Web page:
The Parable of the Too Small House

with pillowsWalking Pettigrew this afternoon I took delight in the jaunty curve of his tail and its white tip that bobbed to and fro. His coat is glossy, his stomach appears to have healed, and we are even thinking he can get back to licking pots in the next week. Life is good.

It reminded me of an old parable.

An impoverished family, growing too large for their home consults the village elder. What should they do? He counsels them to invite their chickens into their house. They leave dumbfounded, but do as he says.

The next week they return. Life is worse. The chickens are underfoot. There is no place to sit. What should they do? Bring their cow inside, says the wise man. Although they are questioning his advice, they do it.

The following week they return. It’s impossible to move around the house, they tell the wise man. The chickens are underfoot and the cow blocks the doorways, they are living in a nightmare. So the wise man tells them to bring their horse inside.

This continues until the house is bursting, filled with the family and all the animals.

But then, the wise man tells them to put the chickens back outside. They family returns the next week. They tell him that things are so much better. They can now sit in a chair without fearing they will squash a chicken.

And so it goes, with each week the wise man telling them to put some animals back in the barn.

When all the animals are outside, the family returns. Oh wise man, thank you so much for your help, our house is so quiet, I can think again. It smells so much better. I can move around so freely, they tell him.

Just as in the parable, I feel that things are so much better with Pettigrew. No longer do I have to wash his feet every time I take him for a walk. I don’t check the house in the mornings to see if he was incontinent overnight. We’ve stopped feeding him rice and chicken and the ease that comes with serving dry dog food is almost overwhelming. Life is sweet.

6 thoughts on “The Parable of the Too Small House

  1. I tried to write a message “above the line” but couldn’t.

    1) I’m so glad that Pettigrew is on the mend, for him and for you. 2) You’ve written my favorite parable in a charming and clear way, something I struggle to do whenever I tell the story. YOu’re good!

    Love, Mom


  2. Your comment posted just fine, so even if you weren’t “above the line” you clearly got the right spot after all! Didn’t know it was one of your favorite parables! Maybe that’s why I know it so well. I actually had another blog post queued up to go this week, but watching Pettigrew’s jaunty tail on our afternoon walk, I was overcome with happiness and appreciative how far we’ve come. The parable sprang to mind; it seemed so timely.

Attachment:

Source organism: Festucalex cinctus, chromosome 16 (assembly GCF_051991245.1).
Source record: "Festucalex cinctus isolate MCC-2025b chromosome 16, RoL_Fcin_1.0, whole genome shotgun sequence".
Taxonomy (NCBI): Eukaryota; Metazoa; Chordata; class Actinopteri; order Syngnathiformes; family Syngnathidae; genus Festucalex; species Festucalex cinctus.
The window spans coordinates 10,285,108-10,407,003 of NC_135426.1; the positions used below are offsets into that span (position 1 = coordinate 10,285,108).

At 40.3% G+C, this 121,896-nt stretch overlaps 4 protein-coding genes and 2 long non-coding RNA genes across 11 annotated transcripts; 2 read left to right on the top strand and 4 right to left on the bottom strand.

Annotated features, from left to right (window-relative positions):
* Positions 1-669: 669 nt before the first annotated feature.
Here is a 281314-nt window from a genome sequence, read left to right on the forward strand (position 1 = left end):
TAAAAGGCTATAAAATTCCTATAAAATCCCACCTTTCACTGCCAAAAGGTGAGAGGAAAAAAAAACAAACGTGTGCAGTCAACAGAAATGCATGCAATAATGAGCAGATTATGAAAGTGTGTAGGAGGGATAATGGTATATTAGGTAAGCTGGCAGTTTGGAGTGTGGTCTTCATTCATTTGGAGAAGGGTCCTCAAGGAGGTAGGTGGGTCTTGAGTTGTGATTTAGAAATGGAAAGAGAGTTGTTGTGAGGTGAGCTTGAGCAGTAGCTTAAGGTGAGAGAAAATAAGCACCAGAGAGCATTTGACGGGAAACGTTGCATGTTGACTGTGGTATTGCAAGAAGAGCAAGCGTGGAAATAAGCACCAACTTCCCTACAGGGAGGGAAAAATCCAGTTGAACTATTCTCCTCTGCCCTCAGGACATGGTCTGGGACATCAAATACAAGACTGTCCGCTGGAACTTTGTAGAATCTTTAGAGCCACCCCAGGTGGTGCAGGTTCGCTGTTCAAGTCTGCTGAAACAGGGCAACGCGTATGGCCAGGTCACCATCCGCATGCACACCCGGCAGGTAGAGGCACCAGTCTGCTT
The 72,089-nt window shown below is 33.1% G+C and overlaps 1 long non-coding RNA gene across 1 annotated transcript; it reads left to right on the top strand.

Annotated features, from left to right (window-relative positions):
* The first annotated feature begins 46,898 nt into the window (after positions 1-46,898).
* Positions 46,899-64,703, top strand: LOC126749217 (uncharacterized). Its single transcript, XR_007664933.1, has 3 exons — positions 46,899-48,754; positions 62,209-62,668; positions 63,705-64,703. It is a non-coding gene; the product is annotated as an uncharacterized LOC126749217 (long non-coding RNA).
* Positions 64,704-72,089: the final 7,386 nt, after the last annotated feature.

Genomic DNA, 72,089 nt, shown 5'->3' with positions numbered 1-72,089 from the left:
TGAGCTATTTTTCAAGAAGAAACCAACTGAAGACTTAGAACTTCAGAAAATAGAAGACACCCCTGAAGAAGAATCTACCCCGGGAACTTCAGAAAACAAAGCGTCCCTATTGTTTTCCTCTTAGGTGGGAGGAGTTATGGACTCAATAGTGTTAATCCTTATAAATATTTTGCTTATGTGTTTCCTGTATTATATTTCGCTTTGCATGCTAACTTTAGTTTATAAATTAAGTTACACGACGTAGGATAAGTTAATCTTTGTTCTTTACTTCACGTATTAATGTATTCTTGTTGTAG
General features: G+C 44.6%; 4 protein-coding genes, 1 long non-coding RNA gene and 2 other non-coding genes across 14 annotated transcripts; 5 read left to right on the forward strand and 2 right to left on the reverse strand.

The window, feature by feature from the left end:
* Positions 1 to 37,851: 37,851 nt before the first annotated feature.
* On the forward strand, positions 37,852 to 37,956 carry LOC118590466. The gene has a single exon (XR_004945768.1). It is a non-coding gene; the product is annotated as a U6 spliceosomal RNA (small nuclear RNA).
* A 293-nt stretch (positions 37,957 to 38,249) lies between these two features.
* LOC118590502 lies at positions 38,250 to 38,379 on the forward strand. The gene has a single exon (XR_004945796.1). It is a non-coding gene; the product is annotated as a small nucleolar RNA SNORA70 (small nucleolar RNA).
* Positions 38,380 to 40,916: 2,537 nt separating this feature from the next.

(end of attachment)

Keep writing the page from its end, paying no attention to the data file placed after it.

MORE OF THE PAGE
3. Hi Ruth,     My version of that folk tale occurred when I was walking in the mountains with Max, the dog I truly loved.  He took off and I assumed he’d be at the car when I got back. Unfortunately, he wasn’t there.  I called and called but couldn’t find him anywhere.  Eventually, I had to leave because Jeff would be home soon.  Jeff insisted that we go back and look for Max, and made me stop and ask each car we encountered whether they had seen Max. Amazingly, someone told us his brother had found Max and tied him up near his car.  We found the car, and recovered Max.  He was very close to where I had parked, but was out of sight in a dip. The dummy must have heard me calling but didn’t think of barking to let me know where he was.      For the rest of that day and all of the next day I was incredibly happy.  I was simply back at my status quo, but I was euphoric!      I’m really enjoying your blog.                       Love,                            Elaine

    Liked by 1 person

    1. Hi Elaine, So glad the post resonated with you! That sounds like a truly frightening time. It’s great you and Max were reunited. We had something similar where a friend found what she thought was a stray and asked me to keep it in my yard because hers wasn’t fenced. Of course, the dog had been close to home, but once he was put in my yard, he was much harder to find by his owners. Luckily, through a series of random connections the dog was reunited within a matter of hours. These near misses underscore what? How tenuous things are? How important connecting with others is? Don’t know. But I’m glad your story had a happy ending!


  4. One of my most favorite stories and the perfect analogy for your moment with Pettigrew. I’m so happy to hear things are improving! That is wonderful news!


    1. Thank you! Yes, we are happy and grateful that Pettigrew is doing so much better. It’s been a long haul. So interesting to learn that that parable is one of yours and mom’s favorites. Guess you can tell we’re in the same family.


Leave a Reply

Fill in your details below or click an icon to log in: Logo

You are commenting using your account. Log Out / Change )

Twitter picture

You are commenting using your Twitter account. Log Out / Change )

Facebook photo

You are commenting using your Facebook account. Log Out / Change )

Google+ photo

You are commenting using your Google+ account. Log Out / Change )

Connecting to %s